10)  Index: The Work has a search function and thus I will not need to make an index.

I look forward to working all this through. I understand that most of these concepts are new for the Press (and me) and am open to hashing them out in ways that make the best sense for all concerned. Meanwhile,  I am busy revising the Work as we speak. All the best, Alex

PS: I would like to ask your permission to “publish” some version of this (and other emails) concerning our ongoing discussions about publishing the Work, first on my blog, and then perhaps in the Work itself. As you know, the self-referential quality of the Work, discussing its own status as an object of writing, pedagogy, social-networked scholarship, activist intellectualism, and digital humanities publishing would be well-served by including this final stage of its production, process, and conceptualization within itself.

My friend and colleague, Kathleen Fitzpatrick, has written much and more on the state of academic publishing (and I recently edited a section on this in Cinema Journal) so I won’t go there again here. Kathleen’s recent book, Planned Obsolescence, is being openly peer-reviewed, on-line, at MediaCommonsPress: “open scholarship in open formats.” In this spirit of openness and full disclosure, I share my recent escapades in the dodgy realm of the “blind” review. For, “blind” reviews certainly achieve many things, including the cloaking of shoddy practices of those in control, the hiding of labor and promises behind shields of anonymity, and the use of outdated methods that have lost touch with current technologies as well as practices of publishing.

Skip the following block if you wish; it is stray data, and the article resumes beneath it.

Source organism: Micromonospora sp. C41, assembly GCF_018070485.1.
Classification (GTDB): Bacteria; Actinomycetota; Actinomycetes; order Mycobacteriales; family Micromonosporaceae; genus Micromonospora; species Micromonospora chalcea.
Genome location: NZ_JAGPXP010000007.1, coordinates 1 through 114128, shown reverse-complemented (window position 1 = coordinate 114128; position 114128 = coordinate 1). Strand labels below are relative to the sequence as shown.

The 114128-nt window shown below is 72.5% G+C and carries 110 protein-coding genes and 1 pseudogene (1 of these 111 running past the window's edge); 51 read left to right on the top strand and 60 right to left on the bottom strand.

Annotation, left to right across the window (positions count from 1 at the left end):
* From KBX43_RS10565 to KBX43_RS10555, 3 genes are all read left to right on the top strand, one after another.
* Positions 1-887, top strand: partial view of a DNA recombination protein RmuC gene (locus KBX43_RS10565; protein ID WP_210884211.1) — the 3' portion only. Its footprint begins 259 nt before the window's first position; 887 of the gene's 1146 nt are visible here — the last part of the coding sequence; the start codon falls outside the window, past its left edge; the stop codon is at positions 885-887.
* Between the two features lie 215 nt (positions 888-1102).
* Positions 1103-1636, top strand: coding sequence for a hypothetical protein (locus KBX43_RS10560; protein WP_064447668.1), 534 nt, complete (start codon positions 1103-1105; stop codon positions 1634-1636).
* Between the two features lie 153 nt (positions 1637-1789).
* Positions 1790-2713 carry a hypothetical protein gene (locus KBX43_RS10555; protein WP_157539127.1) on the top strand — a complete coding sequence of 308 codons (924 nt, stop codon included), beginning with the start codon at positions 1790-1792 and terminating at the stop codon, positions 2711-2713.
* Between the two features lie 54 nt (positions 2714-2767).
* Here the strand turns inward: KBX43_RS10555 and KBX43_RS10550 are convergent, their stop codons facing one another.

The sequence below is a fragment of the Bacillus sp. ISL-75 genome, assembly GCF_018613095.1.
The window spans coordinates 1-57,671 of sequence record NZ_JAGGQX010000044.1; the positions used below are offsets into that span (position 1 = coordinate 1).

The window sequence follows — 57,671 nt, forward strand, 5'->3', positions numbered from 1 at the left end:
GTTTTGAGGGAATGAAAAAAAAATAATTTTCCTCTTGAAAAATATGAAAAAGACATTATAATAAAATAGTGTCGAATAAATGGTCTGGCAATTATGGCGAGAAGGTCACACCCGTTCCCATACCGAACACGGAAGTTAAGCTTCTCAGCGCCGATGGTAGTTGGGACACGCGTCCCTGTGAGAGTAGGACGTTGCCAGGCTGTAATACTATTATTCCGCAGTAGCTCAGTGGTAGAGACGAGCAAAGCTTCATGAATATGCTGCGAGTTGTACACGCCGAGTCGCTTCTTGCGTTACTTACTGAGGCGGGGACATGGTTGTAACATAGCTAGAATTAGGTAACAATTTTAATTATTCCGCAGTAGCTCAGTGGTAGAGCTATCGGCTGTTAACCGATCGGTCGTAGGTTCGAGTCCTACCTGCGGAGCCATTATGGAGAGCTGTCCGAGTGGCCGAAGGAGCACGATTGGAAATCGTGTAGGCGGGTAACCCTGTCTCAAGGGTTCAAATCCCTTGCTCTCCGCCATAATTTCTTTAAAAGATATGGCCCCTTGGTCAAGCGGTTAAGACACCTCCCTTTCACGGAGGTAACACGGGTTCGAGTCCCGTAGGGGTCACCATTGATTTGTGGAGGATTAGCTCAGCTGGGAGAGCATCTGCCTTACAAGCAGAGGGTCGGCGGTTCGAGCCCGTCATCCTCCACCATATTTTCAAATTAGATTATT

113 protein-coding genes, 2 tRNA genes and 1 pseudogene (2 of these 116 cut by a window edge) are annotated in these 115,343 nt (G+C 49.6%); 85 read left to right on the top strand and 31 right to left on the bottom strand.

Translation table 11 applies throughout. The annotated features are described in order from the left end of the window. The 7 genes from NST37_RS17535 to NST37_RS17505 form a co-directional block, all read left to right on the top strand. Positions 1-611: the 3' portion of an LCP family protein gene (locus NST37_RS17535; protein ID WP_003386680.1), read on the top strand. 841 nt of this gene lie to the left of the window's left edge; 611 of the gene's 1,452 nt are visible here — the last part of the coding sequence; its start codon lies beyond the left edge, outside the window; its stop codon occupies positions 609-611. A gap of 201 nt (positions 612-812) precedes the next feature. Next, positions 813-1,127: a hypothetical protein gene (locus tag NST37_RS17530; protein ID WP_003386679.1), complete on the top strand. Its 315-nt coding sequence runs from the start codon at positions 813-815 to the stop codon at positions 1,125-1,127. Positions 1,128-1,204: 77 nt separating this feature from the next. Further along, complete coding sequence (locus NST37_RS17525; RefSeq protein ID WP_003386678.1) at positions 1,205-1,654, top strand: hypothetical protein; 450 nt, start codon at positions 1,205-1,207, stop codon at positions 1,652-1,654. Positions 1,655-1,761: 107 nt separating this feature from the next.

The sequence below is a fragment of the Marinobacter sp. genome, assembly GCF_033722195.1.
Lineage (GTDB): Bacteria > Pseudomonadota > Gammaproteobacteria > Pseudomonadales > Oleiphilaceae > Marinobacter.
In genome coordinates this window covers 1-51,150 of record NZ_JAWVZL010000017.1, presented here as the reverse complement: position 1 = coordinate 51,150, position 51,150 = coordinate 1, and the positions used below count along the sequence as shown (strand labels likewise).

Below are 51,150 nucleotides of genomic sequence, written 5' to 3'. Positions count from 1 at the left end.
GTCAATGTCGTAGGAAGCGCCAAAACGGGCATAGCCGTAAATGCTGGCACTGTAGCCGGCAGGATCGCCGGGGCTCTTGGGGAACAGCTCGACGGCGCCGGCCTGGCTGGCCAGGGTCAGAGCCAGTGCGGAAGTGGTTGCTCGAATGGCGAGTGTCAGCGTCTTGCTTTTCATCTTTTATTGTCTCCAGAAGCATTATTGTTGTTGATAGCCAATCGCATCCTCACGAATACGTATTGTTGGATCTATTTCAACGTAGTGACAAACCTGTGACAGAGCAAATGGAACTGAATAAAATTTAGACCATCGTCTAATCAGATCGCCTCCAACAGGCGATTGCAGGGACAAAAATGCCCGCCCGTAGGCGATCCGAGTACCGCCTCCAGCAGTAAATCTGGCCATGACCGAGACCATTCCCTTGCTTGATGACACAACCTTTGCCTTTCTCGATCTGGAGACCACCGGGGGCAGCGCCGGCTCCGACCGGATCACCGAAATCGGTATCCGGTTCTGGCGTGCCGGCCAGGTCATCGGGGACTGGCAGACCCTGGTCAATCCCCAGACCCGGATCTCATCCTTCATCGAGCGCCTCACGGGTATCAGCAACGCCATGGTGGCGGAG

About two years ago I applied to write for an edited anthology (by two of Cinema Studies’ most esteemed statespeople), to be published by a pre-eminent discipline-specific press, about Teaching Media Studies. How proud was I to be accepted! I wrote and re-wrote my little manifesto about teaching media production within media studies classrooms, with the close help of my editors. A lot of time was spent, and the piece was perfected for this particular place. Quite recently, I was rather summarily dismissed from the enterprise, after being told in a professional but not particularly supportive way, that there were too many words in the anthology, and mine had been, not surprisingly, given its edgy and marginal goals, selected to go to reduce word-count. In the meantime, the uncountable hours of revision were wiped away, “blind” to all but me.